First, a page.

Susan Pierce of Chattanooga, Tenn., will never forget the Christmas her son Russ wanted a television set. "He said all his friends had a TV in their bedrooms. It even got to the point that he was circling TVs in ads and leaving them on the kitchen table," she recalls.
To help change his attitude, Ms. Pierce decided they would take part in the Santa Train, a volunteer effort by police, fire-department employees, and school- patrol personnel.
The "train" is actually a convoy of emergency vehicles including a fire engine, as well as private cars. At each house, they deliver a boxload of toys and another of food.
When Russ and his mom took part, the vehicles made one stop that neither will forget. "There weren't any lights on," she remembers, "so I thought no one was home." Instead, the house had no electricity and no heat. "The kids were in summer clothes and slept on pallets on the floor. When we left that house, Russ turned to me and said, 'It's OK if I don't get a TV for Christmas.' "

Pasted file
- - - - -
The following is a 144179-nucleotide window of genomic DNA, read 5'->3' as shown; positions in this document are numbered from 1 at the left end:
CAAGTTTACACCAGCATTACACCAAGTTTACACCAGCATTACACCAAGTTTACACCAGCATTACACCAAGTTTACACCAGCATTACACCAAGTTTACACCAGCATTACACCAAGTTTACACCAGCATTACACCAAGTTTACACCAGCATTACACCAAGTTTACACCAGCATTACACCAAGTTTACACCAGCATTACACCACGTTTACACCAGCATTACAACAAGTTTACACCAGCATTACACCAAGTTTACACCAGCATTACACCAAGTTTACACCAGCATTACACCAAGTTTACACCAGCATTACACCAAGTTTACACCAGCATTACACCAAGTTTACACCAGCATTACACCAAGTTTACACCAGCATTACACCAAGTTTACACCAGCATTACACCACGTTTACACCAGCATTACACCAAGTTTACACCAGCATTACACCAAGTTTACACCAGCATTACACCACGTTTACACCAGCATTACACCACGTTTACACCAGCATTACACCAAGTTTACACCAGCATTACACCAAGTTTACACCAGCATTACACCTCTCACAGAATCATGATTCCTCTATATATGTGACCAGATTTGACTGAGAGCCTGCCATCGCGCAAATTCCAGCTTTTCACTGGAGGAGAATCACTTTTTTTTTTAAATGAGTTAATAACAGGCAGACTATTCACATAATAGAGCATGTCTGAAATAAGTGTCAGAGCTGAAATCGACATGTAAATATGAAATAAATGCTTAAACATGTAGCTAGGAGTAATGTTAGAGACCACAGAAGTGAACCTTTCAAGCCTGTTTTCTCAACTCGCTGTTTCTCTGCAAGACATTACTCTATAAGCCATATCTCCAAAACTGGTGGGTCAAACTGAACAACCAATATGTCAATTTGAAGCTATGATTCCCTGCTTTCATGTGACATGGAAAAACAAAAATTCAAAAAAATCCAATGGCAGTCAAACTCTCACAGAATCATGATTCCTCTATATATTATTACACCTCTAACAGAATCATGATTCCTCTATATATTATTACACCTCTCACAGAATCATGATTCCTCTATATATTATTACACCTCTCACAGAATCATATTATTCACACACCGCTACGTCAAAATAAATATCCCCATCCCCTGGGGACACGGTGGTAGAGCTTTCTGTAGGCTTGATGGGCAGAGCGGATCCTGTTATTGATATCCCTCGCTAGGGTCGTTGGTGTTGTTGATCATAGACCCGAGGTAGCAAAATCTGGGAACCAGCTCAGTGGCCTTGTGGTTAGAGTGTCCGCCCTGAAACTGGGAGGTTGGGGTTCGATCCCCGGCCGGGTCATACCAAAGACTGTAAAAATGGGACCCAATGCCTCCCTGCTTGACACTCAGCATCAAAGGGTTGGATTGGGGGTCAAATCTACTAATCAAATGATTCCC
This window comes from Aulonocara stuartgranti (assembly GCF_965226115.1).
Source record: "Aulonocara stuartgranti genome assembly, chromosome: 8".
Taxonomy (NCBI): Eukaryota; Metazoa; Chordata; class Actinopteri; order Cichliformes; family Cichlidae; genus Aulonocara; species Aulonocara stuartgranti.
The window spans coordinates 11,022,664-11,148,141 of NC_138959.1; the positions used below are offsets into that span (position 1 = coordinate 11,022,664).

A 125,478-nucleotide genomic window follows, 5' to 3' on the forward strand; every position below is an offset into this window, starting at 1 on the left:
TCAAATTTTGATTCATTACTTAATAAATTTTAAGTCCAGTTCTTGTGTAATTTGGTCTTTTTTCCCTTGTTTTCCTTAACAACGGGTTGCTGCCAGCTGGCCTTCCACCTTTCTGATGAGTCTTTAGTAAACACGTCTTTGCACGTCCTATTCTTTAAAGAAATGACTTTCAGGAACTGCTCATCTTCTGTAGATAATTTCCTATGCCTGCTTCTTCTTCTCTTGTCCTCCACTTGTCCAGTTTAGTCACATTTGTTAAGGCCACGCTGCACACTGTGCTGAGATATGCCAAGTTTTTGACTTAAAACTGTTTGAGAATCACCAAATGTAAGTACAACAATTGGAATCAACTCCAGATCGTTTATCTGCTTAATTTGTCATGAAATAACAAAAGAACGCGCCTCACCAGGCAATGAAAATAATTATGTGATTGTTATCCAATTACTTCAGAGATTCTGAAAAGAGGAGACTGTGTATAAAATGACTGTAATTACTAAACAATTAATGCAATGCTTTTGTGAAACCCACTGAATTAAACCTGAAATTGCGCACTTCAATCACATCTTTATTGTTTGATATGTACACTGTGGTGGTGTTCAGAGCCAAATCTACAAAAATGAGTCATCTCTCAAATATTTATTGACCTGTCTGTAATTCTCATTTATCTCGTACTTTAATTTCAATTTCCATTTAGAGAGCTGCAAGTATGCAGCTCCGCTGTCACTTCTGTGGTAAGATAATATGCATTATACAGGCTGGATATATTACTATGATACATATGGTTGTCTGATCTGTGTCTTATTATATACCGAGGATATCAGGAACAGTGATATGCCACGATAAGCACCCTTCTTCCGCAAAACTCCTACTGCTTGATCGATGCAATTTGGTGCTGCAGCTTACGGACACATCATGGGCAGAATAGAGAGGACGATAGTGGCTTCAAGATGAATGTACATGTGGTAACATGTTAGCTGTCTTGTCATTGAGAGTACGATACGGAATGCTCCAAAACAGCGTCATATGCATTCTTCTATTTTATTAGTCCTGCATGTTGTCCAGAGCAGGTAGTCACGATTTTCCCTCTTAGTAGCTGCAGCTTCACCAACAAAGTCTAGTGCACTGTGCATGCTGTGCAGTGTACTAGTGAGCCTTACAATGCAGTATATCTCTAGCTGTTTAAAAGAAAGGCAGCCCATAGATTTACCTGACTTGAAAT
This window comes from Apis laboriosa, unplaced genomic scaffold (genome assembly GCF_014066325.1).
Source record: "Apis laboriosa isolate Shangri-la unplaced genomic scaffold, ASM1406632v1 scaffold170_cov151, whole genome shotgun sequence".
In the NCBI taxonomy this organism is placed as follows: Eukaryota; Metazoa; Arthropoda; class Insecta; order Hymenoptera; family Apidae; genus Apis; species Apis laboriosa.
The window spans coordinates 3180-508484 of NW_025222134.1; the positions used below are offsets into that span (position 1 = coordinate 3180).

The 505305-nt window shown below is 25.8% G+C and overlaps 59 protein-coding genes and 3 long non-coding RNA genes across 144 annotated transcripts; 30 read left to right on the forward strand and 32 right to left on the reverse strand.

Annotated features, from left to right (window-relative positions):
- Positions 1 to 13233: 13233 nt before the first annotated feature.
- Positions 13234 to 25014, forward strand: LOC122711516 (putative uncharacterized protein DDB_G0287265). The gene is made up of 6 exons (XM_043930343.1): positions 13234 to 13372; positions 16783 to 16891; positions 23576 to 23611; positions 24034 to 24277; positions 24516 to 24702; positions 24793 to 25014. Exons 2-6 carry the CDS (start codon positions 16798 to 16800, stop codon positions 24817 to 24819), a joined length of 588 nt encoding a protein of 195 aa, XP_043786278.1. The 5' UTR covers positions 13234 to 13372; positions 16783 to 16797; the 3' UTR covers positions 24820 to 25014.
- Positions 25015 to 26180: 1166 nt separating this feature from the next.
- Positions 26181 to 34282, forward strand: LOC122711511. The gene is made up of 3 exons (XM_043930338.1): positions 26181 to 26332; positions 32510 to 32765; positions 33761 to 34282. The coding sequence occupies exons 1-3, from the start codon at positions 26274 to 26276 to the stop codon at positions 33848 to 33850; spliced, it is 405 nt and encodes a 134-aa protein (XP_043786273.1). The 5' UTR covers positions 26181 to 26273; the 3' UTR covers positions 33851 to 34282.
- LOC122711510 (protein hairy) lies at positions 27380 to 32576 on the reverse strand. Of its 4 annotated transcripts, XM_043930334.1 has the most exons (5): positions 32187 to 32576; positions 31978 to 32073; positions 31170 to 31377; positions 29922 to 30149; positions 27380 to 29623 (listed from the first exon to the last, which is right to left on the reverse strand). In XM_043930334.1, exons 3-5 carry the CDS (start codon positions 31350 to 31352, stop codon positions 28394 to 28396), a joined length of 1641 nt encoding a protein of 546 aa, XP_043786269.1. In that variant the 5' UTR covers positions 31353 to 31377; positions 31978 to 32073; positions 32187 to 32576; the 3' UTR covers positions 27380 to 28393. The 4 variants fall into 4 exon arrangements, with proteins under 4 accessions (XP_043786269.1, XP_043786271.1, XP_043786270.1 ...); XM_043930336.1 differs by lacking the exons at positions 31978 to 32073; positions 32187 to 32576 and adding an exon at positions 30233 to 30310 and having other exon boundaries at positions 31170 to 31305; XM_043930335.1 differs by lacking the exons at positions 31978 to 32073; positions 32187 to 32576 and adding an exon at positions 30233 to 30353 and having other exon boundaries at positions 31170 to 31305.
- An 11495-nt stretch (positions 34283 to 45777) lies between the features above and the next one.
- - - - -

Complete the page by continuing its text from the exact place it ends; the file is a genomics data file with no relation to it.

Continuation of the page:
He wasn't the only one who learned a lesson. "We both had our perspectives changed," Pierce says. "He learned he was pretty fortunate. And I had been skeptical of how bad the need was." Surely, she thought, welfare and social services met the basic needs of most families.
Now she knew differently.
Last year 3,000 Chattanooga kids were given free toys courtesy of the Forgotten Child Fund; 10 of those families had memorable visits from the Santa Train.
The weathered cliche that giving is better than receiving becomes more even more poignant when it's actually acted on.
(c) Copyright 2000. The Christian Science Publishing Society